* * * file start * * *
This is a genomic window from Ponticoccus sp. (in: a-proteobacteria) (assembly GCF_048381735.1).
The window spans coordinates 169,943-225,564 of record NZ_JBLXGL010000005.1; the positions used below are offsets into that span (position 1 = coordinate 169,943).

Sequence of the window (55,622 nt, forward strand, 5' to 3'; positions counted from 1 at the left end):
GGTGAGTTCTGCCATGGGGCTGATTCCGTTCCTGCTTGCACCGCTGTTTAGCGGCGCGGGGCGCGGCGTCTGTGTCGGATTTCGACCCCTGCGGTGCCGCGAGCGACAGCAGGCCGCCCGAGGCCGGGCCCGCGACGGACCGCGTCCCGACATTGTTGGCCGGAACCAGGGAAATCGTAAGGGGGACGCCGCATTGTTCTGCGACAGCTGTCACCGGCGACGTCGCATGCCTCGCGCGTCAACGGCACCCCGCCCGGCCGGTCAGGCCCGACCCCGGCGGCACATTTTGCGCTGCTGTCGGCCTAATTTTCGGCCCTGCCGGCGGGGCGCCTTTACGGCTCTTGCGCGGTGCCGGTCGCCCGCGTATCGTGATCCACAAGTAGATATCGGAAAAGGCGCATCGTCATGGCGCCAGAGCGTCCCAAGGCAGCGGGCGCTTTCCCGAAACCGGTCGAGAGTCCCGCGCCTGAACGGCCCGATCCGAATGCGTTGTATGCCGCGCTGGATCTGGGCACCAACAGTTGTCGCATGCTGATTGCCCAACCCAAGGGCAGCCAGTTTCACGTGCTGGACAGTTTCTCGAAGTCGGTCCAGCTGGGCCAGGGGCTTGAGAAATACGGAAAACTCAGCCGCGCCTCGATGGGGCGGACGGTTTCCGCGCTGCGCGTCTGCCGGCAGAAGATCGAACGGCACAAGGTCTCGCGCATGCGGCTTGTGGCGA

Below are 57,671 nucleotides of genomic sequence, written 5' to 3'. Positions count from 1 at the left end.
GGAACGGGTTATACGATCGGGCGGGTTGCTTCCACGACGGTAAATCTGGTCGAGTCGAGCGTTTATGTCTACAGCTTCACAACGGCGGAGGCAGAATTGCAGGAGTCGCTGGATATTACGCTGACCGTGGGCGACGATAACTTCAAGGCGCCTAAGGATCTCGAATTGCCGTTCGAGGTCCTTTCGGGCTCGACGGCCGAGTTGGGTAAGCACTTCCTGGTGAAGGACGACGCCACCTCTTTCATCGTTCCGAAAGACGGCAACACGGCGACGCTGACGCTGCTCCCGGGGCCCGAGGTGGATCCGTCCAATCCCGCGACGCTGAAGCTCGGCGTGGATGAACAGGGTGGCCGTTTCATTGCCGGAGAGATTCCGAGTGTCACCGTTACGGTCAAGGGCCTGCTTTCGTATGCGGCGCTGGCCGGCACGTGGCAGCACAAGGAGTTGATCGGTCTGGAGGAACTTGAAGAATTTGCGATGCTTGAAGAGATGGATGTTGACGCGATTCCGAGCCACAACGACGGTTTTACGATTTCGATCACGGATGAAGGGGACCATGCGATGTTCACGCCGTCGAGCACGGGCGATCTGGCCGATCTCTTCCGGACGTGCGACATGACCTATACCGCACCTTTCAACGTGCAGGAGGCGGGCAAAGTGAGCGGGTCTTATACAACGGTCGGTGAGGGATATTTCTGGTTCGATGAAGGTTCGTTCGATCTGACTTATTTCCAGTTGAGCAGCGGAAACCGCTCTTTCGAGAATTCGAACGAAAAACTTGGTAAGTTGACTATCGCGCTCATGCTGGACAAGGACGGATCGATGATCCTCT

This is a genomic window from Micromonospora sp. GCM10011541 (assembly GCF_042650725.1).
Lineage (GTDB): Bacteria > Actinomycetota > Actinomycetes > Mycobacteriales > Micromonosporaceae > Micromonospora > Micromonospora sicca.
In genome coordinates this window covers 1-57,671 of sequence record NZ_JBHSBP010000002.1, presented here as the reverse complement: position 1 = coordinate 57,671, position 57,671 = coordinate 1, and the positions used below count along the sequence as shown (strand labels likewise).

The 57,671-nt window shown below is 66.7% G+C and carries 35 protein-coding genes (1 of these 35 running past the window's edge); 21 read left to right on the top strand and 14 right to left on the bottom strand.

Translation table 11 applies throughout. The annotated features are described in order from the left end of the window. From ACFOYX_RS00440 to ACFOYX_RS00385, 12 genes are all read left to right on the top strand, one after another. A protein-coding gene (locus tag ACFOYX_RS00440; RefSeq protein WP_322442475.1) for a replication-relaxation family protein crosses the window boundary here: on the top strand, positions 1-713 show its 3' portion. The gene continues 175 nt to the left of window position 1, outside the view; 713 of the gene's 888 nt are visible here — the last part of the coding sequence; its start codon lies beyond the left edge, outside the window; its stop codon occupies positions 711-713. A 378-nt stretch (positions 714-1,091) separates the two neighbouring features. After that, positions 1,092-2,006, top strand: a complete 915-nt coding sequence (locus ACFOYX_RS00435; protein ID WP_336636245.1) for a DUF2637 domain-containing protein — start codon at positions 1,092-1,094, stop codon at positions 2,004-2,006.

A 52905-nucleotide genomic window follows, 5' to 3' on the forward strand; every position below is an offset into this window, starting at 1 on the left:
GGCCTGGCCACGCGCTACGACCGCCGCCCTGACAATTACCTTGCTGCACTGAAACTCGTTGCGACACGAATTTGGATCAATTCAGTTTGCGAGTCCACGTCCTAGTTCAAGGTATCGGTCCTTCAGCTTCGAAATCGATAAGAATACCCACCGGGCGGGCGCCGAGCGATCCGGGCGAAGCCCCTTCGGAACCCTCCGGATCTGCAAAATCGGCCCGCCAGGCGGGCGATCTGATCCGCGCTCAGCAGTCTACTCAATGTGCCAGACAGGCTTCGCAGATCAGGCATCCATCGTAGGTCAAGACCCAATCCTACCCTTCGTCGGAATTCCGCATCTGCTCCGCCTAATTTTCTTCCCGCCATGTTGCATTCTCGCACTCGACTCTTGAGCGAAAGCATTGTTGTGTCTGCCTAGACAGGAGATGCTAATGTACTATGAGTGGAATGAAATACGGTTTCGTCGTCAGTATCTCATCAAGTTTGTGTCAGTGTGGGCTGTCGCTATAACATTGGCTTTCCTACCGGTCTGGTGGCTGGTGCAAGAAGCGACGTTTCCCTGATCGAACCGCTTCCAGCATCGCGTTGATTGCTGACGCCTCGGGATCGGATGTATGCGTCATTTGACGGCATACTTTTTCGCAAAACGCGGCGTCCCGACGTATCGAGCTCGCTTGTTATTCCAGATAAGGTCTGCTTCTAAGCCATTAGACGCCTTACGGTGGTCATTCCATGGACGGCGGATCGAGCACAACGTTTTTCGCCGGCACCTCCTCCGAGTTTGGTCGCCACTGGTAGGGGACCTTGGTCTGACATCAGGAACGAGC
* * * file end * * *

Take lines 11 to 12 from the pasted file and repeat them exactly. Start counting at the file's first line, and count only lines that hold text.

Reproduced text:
Translation table 11 applies throughout. The annotated features are described in order from the left end of the window. From ACFOYX_RS00440 to ACFOYX_RS00385, 12 genes are all read left to right on the top strand, one after another. A protein-coding gene (locus tag ACFOYX_RS00440; RefSeq protein WP_322442475.1) for a replication-relaxation family protein crosses the window boundary here: on the top strand, positions 1-713 show its 3' portion. The gene continues 175 nt to the left of window position 1, outside the view; 713 of the gene's 888 nt are visible here — the last part of the coding sequence; its start codon lies beyond the left edge, outside the window; its stop codon occupies positions 711-713. A 378-nt stretch (positions 714-1,091) separates the two neighbouring features. After that, positions 1,092-2,006, top strand: a complete 915-nt coding sequence (locus ACFOYX_RS00435; protein ID WP_336636245.1) for a DUF2637 domain-containing protein — start codon at positions 1,092-1,094, stop codon at positions 2,004-2,006.

A 52905-nucleotide genomic window follows, 5' to 3' on the forward strand; every position below is an offset into this window, starting at 1 on the left: